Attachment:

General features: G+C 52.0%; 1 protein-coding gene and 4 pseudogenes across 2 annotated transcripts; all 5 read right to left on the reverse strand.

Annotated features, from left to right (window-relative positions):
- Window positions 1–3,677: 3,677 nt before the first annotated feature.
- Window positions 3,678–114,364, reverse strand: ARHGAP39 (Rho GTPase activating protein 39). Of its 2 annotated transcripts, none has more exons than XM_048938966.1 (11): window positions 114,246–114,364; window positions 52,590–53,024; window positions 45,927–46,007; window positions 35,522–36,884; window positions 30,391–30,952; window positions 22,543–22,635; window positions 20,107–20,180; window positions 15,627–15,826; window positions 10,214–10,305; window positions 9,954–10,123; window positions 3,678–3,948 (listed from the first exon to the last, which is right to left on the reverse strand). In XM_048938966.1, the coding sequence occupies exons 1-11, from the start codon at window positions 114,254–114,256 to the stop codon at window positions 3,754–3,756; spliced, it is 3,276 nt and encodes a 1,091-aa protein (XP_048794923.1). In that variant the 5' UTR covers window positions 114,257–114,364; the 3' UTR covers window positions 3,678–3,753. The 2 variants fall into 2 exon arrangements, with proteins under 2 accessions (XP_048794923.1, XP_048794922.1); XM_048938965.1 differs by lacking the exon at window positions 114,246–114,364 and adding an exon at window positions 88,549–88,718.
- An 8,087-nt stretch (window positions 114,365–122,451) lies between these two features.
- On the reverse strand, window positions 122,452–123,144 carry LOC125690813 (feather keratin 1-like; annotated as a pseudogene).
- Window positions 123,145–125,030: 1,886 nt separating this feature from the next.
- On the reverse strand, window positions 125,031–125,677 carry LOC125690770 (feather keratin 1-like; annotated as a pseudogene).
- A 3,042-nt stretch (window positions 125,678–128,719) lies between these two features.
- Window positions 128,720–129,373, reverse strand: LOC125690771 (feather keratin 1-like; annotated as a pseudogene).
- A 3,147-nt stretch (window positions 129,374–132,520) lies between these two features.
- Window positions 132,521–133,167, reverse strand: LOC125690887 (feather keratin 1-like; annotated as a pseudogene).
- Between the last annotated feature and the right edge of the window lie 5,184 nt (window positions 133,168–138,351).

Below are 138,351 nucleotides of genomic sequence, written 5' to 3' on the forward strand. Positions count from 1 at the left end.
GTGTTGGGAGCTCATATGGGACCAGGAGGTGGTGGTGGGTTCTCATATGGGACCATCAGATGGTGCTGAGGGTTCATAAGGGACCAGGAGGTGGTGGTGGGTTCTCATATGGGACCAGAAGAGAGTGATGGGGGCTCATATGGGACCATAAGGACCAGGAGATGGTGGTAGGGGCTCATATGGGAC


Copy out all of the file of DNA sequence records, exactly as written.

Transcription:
General features: G+C 52.0%; 1 protein-coding gene and 4 pseudogenes across 2 annotated transcripts; all 5 read right to left on the reverse strand.

Annotated features, from left to right (window-relative positions):
- Window positions 1–3,677: 3,677 nt before the first annotated feature.
- Window positions 3,678–114,364, reverse strand: ARHGAP39 (Rho GTPase activating protein 39). Of its 2 annotated transcripts, none has more exons than XM_048938966.1 (11): window positions 114,246–114,364; window positions 52,590–53,024; window positions 45,927–46,007; window positions 35,522–36,884; window positions 30,391–30,952; window positions 22,543–22,635; window positions 20,107–20,180; window positions 15,627–15,826; window positions 10,214–10,305; window positions 9,954–10,123; window positions 3,678–3,948 (listed from the first exon to the last, which is right to left on the reverse strand). In XM_048938966.1, the coding sequence occupies exons 1-11, from the start codon at window positions 114,254–114,256 to the stop codon at window positions 3,754–3,756; spliced, it is 3,276 nt and encodes a 1,091-aa protein (XP_048794923.1). In that variant the 5' UTR covers window positions 114,257–114,364; the 3' UTR covers window positions 3,678–3,753. The 2 variants fall into 2 exon arrangements, with proteins under 2 accessions (XP_048794923.1, XP_048794922.1); XM_048938965.1 differs by lacking the exon at window positions 114,246–114,364 and adding an exon at window positions 88,549–88,718.
- An 8,087-nt stretch (window positions 114,365–122,451) lies between these two features.
- On the reverse strand, window positions 122,452–123,144 carry LOC125690813 (feather keratin 1-like; annotated as a pseudogene).
- Window positions 123,145–125,030: 1,886 nt separating this feature from the next.
- On the reverse strand, window positions 125,031–125,677 carry LOC125690770 (feather keratin 1-like; annotated as a pseudogene).
- A 3,042-nt stretch (window positions 125,678–128,719) lies between these two features.
- Window positions 128,720–129,373, reverse strand: LOC125690771 (feather keratin 1-like; annotated as a pseudogene).
- A 3,147-nt stretch (window positions 129,374–132,520) lies between these two features.
- Window positions 132,521–133,167, reverse strand: LOC125690887 (feather keratin 1-like; annotated as a pseudogene).
- Between the last annotated feature and the right edge of the window lie 5,184 nt (window positions 133,168–138,351).

Below are 138,351 nucleotides of genomic sequence, written 5' to 3' on the forward strand. Positions count from 1 at the left end.
GTGTTGGGAGCTCATATGGGACCAGGAGGTGGTGGTGGGTTCTCATATGGGACCATCAGATGGTGCTGAGGGTTCATAAGGGACCAGGAGGTGGTGGTGGGTTCTCATATGGGACCAGAAGAGAGTGATGGGGGCTCATATGGGACCATAAGGACCAGGAGATGGTGGTAGGGGCTCATATGGGAC